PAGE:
It's 1945, Holland, and a German SS trooper knocks on my door and asks if there are any Jews in this household, and in fact a Jew is hiding in the house. One course of action would be to say YES, and away that person goes to the fate that was the plight of Jews. Another course of action would be to say NO. Now that would not be the truth, but the moral principle of double effect would say that the greater good was served by not telling the truth, and this would be morally acceptable.

My friend says Quaker teaching has a ready answer for this situation. When an escaped slave was hidden in the house and a bounty hunter came, the householder would say, "there are no slaves here," since they didn't believe that anyone should be a slave, and so morally ther were no slaves, so it wasn't really a lie.

Don't Quakers have a better answer for my question? I have to believe that such questions have been posed many times and that Friends have a position.

Thank you,
RJK [This letter has been abbreviated and clarified.]

Dear RJK,

You are correct, versions of your question have been posed many times and there is -- well, I don't know if there is a "position," but Friends have advice for this and all morally challenging questions, which is to seek and follow the guidance of the Light Within.

The underground railroad story that you heard from your friend is told often among Quakers. Some Friends consider it to be an example of a satisfying solution to the moral dilemma, since the words spoken are literally true, at least according to the Friends' interpretation of them. For others, it is a disturbing example of sophistry, since the intent is still to deceive. For those in the second camp, that does not mean that the Quaker necessarily did the wrong thing by lying, but just that the Quaker should not pretend to himself/herself that it was not a lie or that it is OK to lie. Sometimes there are no good choices.

In fact, there is a real-life example of a situation similar to the hypothetical one that you describe. It took place in France during World War II. Gordon Browne told how he learned of this story in a conference presentation that is included in the 1998 book Friends and the Vietnam War, edited by Chuck Fager. I am quoting a passage from the book below.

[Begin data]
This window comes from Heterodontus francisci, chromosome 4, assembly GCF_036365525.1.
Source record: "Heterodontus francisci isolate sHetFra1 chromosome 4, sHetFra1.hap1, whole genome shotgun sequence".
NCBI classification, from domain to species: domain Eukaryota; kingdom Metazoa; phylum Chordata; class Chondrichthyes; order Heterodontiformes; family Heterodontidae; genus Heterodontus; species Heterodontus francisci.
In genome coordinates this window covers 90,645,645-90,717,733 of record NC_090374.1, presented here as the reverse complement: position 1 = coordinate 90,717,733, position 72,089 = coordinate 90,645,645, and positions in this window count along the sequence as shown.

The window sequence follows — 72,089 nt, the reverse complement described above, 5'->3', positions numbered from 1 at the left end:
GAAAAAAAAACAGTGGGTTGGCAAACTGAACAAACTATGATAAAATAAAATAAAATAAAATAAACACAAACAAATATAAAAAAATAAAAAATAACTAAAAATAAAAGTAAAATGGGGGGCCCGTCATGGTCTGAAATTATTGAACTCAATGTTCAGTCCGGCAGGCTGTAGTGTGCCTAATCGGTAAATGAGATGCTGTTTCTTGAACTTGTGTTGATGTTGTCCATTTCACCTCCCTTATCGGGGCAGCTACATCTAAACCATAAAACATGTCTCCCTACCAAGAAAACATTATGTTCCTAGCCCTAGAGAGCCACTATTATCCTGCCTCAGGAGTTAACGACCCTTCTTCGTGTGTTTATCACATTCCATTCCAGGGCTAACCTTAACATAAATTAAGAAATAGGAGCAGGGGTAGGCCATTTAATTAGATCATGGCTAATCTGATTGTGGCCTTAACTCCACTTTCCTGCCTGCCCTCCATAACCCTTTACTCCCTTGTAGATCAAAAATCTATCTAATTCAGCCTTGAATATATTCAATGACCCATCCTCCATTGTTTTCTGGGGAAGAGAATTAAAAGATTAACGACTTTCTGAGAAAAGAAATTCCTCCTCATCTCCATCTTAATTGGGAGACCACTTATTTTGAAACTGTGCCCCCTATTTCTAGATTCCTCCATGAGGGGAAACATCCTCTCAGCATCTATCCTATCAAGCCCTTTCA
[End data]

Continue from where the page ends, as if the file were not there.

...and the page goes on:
I had a conversation with two French Friends that haunts me yet. They had been helping escaping Jews. The local Gestapo chief had been fed by Quakers after WWI and gratefully sought out local Friends and tried to befriend them. On the day the order came to round up all Jews, he led a squad house to house, searching every room. At the Friends' house where there were at that time Jews in transit, he said to his squad, "We don't have to search here. These are Quakers. They don't lie." Then, turning to the Friends, he said, "Are there any Jews in your house?"

Breathlessly, I said, "What did you say?"

They looked astonished. "We said, 'no,' of course." Then seeing my expression, they said, "We felt a clear conscience was a luxury we could not afford at that time."

I, never tested as they had been, dared not speak, but the slippery slope of expediency and relativism stretched before me. Their terrible dilemma has remained with me ever since.

This incident speaks to some of the complexities of the situation. The French Quakers were able to lie only because Friends have a reputation for never lying. If they had been caught out in this lie, that would spend the "truthfulness chit," and such a choice might never be possible again. The French Friends did not say, "We did the right thing, so our consciences are clear." Rather, they made the best choice they could under circumstances in which they acknowledged they were violating one of their principles and their consciences were troubled. And Gordon Browne's reaction -- how disturbed he was by the story -- testifies to not taking such steps lightly. Once you start lying for "the greater good," very many convenient falsehoods can be explained away as being "for the greater good." So we should lose sleep when we make such decisions.

Another difficulty with the "greater good" principle is that we are not ever in a position really to know what that is. We can opt for the greater good as we see it and understand it, and often we do that because it is the best we can manage. But we do it knowing that our information is incomplete and our judgment is fallible. For example, if the French Quakers helped six Jews to escape that day, and later the Gestapo learned of it, they might return on another day when the Friends were concealing twelve Jews, and this time they would not accept the lie and would search the house.

This is why we don't have prepared strategies or "positions" for such situations. The best we can do -- often in a fleeting moment -- is turn to the Light Within and try to follow in unity with it.

Peace to you,
Chel Avery

Wednesday, August 26, 2009

Meeting for Business -- Why Is It the BEST Part of Being a Quaker?